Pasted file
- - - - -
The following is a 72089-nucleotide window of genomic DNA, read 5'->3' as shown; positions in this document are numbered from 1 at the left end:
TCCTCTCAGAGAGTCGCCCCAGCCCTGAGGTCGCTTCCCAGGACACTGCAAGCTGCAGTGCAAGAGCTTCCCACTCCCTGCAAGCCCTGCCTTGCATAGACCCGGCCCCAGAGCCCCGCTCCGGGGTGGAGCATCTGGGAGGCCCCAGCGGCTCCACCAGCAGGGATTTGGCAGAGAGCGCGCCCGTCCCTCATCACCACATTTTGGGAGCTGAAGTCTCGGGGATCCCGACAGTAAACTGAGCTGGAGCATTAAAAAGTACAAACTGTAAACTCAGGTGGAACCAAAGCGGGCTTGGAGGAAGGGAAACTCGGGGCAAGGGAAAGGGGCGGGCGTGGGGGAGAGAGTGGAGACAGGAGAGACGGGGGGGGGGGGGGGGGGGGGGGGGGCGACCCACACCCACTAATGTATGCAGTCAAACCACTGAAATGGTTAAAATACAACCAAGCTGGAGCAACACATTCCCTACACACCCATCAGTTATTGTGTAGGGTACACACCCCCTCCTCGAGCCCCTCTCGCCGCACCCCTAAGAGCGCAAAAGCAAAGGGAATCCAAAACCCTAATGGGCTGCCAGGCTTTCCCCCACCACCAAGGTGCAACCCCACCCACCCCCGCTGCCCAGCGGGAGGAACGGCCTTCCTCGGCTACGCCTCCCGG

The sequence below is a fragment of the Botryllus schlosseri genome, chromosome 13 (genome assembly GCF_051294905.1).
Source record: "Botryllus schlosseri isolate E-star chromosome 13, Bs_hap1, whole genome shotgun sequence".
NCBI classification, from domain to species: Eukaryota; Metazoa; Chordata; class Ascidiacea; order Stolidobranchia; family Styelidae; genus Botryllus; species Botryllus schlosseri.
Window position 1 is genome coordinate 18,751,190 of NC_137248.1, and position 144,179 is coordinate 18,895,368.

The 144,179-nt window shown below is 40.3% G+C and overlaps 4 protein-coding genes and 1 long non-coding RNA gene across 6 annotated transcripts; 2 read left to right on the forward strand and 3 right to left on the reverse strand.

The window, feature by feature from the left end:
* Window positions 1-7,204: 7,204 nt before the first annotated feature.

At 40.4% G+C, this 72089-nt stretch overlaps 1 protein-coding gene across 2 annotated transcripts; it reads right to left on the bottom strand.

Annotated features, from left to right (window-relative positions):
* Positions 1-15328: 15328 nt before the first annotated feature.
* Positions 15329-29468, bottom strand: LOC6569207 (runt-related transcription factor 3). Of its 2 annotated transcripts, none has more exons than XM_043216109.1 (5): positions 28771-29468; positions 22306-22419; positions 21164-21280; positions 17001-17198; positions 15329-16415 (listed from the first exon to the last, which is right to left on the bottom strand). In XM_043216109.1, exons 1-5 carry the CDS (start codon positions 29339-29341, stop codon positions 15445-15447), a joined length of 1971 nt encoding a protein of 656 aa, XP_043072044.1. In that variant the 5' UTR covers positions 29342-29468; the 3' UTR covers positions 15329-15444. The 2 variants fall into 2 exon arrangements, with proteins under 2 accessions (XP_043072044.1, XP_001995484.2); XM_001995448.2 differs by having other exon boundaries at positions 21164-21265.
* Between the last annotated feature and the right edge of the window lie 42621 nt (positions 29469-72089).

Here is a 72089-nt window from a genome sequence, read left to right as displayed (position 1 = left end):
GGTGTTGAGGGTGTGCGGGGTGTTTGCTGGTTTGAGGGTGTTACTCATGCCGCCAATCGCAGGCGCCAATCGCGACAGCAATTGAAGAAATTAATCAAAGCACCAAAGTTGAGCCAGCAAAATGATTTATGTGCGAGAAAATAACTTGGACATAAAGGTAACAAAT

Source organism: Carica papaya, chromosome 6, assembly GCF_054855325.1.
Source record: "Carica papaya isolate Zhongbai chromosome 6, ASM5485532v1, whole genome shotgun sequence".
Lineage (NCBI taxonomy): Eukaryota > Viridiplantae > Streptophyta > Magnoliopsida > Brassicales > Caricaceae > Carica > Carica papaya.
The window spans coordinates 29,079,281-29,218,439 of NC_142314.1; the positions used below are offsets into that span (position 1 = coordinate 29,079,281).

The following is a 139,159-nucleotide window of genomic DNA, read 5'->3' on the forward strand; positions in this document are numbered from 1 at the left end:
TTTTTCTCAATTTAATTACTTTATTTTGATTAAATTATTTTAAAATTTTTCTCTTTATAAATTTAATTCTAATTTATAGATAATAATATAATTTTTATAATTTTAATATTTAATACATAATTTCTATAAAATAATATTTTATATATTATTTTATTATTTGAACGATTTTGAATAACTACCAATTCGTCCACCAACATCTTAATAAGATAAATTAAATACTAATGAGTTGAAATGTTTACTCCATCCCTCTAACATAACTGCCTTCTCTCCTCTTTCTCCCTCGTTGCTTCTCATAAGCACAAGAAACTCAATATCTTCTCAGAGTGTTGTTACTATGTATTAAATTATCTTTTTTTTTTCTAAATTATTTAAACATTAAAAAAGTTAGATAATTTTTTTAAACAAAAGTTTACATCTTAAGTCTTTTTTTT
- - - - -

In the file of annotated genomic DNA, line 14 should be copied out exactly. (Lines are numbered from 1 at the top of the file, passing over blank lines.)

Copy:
* Between the last annotated feature and the right edge of the window lie 42621 nt (positions 29469-72089).